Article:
In President Obama's speech Tuesday, he urged people to set aside their pre-programmed talking points, their cynicism, and their tendency to slip right back into divisive ways, but to instead listen to people. It was a speech full of sorrow, but also hope infused with his unshakeable belief in people.
The president directly confronted systemic racism, too. From his speech:
And so when African-Americans from all walks of life, from different communities across the country, voice a growing despair over what they perceive to be unequal treatment, when study after study shows that whites and people of color experience the criminal justice system differently. So that if you’re black, you’re more likely to be pulled over or searched or arrested; more likely to get longer sentences; more likely to get the death penalty for the same crime. When mothers and fathers raised their kids right, and have the talk about how to respond if stopped by a police officer — yes, sir; no, sir — but still fear that something terrible may happen when their child walks out the door; still fear that kids being stupid and not quite doing things right might end in tragedy.
When all this takes place, more than 50 years after the passage of the Civil Rights Act, we cannot simply turn away and dismiss those in peaceful protest as troublemakers or paranoid.
We can’t simply dismiss it as a symptom of political correctness or reverse racism. To have your experience denied like that, dismissed by those in authority, dismissed perhaps even by your white friends and coworkers and fellow church members, again and again and again, it hurts. Surely we can see that, all of us.
This came after the part of the President's speech where he commended the Dallas Police Department for the progress they've made, and where he passionately defended police officers and admitted the dangers they face.
So really, the President was asking us all to just open our minds a little bit. But Bill O'Reilly just cannot do that. He cannot.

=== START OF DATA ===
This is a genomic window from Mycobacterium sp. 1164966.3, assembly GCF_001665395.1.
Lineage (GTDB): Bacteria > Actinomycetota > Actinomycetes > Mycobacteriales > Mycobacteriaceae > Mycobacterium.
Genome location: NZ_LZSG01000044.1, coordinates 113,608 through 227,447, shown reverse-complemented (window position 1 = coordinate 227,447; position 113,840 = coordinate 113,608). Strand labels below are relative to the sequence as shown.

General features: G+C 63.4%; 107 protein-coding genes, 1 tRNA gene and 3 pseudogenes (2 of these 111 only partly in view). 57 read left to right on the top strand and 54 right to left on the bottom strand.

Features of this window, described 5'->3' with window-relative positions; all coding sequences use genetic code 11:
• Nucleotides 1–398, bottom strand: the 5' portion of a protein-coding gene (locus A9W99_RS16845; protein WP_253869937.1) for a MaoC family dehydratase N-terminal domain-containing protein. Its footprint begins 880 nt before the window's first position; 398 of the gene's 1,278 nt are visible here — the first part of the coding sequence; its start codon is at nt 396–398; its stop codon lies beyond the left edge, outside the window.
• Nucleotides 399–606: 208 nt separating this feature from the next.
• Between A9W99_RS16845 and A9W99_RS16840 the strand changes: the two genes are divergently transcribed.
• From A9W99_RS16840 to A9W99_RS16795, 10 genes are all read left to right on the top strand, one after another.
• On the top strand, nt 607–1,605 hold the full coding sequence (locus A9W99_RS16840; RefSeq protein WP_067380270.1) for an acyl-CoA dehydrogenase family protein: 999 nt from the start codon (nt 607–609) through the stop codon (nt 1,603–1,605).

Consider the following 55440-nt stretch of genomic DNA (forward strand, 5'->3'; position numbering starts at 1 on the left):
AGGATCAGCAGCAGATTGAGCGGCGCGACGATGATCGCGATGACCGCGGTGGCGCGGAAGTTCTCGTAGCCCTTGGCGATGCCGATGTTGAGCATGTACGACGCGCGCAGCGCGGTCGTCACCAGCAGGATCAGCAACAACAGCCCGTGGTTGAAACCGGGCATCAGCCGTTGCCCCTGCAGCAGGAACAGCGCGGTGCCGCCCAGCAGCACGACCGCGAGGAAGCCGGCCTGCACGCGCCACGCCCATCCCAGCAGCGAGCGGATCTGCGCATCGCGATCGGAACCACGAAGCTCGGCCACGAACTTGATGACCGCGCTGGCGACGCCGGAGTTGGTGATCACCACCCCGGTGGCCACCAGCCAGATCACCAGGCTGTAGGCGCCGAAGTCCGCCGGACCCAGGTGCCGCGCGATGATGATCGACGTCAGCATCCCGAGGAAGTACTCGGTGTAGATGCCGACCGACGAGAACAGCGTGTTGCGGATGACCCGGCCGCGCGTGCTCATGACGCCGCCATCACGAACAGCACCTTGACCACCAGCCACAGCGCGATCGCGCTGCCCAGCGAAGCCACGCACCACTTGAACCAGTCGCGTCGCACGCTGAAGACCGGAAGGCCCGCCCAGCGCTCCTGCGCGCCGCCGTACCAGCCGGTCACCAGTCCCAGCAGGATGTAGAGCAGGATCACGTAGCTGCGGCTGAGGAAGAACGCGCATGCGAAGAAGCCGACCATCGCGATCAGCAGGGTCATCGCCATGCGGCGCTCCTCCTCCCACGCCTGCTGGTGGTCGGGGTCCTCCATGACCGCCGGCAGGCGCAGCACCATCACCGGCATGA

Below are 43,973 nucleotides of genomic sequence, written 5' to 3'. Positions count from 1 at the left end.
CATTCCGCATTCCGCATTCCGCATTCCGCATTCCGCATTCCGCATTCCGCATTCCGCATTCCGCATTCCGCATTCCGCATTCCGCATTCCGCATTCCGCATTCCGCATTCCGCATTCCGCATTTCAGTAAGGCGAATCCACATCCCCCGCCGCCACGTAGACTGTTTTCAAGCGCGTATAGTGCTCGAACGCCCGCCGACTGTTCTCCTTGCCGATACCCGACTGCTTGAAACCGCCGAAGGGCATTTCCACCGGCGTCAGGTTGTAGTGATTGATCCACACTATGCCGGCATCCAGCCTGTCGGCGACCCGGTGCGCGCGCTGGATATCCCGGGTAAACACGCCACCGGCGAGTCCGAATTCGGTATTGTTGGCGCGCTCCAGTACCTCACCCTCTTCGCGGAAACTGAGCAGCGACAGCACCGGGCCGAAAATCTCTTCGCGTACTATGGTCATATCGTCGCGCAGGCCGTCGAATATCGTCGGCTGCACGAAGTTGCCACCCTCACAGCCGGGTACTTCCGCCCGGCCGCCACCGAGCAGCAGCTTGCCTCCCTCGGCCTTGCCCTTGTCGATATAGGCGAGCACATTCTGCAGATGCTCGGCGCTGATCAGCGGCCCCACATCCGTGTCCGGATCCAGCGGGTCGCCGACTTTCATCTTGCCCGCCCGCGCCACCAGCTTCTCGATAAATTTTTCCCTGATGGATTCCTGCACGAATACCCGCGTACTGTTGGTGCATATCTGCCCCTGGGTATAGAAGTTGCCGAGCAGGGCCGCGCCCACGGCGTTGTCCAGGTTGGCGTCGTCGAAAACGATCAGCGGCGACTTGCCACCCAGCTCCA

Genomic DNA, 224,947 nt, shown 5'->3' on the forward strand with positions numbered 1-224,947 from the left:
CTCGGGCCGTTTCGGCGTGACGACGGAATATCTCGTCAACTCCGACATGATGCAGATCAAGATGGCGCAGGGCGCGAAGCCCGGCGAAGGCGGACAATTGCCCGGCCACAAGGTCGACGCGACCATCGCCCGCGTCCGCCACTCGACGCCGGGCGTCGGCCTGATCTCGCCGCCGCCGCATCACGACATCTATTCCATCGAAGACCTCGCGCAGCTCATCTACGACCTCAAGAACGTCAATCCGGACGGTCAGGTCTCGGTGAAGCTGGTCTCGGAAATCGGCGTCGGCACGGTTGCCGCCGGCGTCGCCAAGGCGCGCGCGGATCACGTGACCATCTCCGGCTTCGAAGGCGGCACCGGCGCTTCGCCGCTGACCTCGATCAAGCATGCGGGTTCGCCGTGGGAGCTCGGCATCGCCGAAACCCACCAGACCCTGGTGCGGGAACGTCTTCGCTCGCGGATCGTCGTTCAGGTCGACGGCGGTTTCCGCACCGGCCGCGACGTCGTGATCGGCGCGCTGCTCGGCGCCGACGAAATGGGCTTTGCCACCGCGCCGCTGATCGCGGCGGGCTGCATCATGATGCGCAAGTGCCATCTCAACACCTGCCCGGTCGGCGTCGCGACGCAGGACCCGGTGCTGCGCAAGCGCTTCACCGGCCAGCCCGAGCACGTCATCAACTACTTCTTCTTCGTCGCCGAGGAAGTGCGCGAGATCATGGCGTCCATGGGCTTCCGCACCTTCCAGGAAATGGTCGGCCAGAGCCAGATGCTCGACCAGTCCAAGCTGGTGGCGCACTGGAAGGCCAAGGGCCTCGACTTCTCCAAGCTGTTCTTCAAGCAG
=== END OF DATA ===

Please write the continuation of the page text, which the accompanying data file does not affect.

O'Reilly chose instead to focus on President Obama's remarks in favor of the police, and then accuse him of airing "grievances" (word of the day on Fox News) that detracted from his message. My responses to his nasty, venomous prejudice is in italics.
First, an understanding that we simply cannot have a black man ask for white people to open their minds to people of color at Fox News, which exists only to administer regular injections of venom to its audience who is dependent on the hate, fear and venom to get through another day without having to confront their own biases.
"If we are ever to become one nation under God, we will have to put the grievances behind us and not use them as an excuse for bad behavior," O'Reilly declared.
You hush now, people who have been wronged at the hands of white men. Hush about your children, hush about your young men who are dead and gone. Hush about those grievances, now and don't expect anyone to put a hand out with an apology and a promise to make things better. Just hush.
He continued, "The truth is bias will always be with us. Every country has it. From the dawn of mankind, unfair treatment has occurred."
So deal with it, you miscreants.
O'Reilly concluded, "Americans should all be in this together. But we are not. What we really need is a federal government to create laws that are fair and make sure they are enforced without prejudice."
Except for that whole bias thing. Don't you worry about that. Sure, white boys will live through their encounters with police and Black boys will die, because we simply cannot acknowledge that the "grievances" are real.